Projected Top Reserves: Even if Bradwell turns into the player everyone's expecting him to become, it might be hard keeling 6-6, 290-pound JUCO transfer Dion Gales out of the lineup. Originally signing with Ole Miss, he turned into a terror at Gulf Coast CC and could've gone just about anywhere. He's a fantastic pass rusher who'll end up starting somewhere on the line.

6-5, 220-pound Brandon Lang could start for almost anyone else in the Sun Belt. A top-shelf pass rusher, he made 4.5 sacks and 26 tackles as a reserve behind Mainor on the left side.

273-pound Maurice Coleman will see time at tackle after being suspended all of last year. With his size and quickness, he's a tough all-around player on the nose.

Not to be forgotten is 6-4, 280-pound junior Steve McLendon, who started last year when Bradford got booted. He's a good athlete who made 20 tackles, but isn't going to get in the backfield like the other tackles will.

Watch Out For ... the line to be camped out in opposing backfields all season long. All four spots can rush the passer, and so can the backups.
Strength: Pass rush, pass rush, pass rush. Mainor is the best of a phenomenal lot that'll overwhelm average offensive lines. Not just fast, this is a big group.
Weakness: Production against the run. Inconsistency was a problem. It stopped pedestrian running attacks cold, but got rolled over by Arkansas State, UL Monroe and UL Lafayette. Getting into the backfield is a huge concern that it sometimes takes away from stopping the play.
Outlook: This was going to be a good line, and then it picked up Gales and got Bradwell and Coleman back. There's legitimate NFL talent up front, and if everyone plays up to their potential, this will be a dominant front four with a tremendous rotation.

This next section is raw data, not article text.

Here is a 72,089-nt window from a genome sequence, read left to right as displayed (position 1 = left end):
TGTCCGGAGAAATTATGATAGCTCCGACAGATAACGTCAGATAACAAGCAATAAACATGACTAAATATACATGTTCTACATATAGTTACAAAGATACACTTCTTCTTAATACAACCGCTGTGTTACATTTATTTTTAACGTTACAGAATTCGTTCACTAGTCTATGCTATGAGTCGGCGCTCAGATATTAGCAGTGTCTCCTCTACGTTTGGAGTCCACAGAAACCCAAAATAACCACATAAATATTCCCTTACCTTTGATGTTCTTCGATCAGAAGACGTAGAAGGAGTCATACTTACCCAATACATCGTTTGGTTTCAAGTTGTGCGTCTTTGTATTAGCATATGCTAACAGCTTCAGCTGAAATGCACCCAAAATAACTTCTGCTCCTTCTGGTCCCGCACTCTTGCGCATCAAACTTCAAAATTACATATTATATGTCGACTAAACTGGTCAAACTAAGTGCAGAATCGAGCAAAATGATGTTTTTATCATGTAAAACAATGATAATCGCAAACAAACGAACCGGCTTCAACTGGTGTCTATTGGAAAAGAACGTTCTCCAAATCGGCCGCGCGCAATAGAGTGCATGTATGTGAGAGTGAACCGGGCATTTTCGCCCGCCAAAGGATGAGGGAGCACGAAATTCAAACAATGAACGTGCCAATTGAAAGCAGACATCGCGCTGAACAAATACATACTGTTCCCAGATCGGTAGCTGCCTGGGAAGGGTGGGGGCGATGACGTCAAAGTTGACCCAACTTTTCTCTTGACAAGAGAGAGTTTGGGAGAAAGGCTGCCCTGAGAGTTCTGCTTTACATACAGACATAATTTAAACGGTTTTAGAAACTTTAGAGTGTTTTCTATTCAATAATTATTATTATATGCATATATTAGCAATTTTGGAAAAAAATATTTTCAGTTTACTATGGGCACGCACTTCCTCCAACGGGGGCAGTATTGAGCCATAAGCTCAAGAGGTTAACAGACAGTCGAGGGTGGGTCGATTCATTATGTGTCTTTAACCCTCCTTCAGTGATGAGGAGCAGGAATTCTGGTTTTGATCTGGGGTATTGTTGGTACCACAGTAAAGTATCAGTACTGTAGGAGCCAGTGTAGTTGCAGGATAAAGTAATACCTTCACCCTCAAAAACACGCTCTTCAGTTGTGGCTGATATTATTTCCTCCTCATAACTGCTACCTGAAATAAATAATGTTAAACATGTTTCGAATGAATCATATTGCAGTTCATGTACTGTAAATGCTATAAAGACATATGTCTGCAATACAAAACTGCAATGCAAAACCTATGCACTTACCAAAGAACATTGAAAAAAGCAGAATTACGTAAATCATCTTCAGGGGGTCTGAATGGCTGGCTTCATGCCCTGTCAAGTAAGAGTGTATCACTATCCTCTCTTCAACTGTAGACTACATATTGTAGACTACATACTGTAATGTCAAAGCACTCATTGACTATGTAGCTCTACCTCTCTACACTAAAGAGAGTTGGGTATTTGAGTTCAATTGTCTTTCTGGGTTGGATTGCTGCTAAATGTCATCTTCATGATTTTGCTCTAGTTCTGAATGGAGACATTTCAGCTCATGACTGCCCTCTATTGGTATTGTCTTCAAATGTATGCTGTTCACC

Rating: 6

Linebackers


Projected Starters: Sophomore Boris Lee came from out of nowhere to become a major playmaker in the middle finishing third on the team with 62 tackles with a team-leading three interceptions with two sacks and six tackles for loss. He's only 210 pounds, but he's fast enough to move all over the field coming up with big plays against the pass and in the backfield. He's always, always around the ball and one of the surest open field tacklers in the Sun Belt.

Back in the corps is 6-3, 214-pound senior Marcus Richardson, who got hurt last season breaking his collarbone tackling Georgia Tech star Calvin Johnson. Even so, he still made 40 tackles. With 4.4 speed and pass coverage skills of a defensive back, he's a dream of a weakside linebacker after playing on the strongside last season.

The one new starter to the mix is 6-2, 225-pound senior Romanique Lewis, who's finally 100% healthy and able to show what he can do. He made 26 tackles in a reserve role and will be one of the team's biggest hitters.

Projected Top Reserves: 6-3, 245-pound JUCO transfer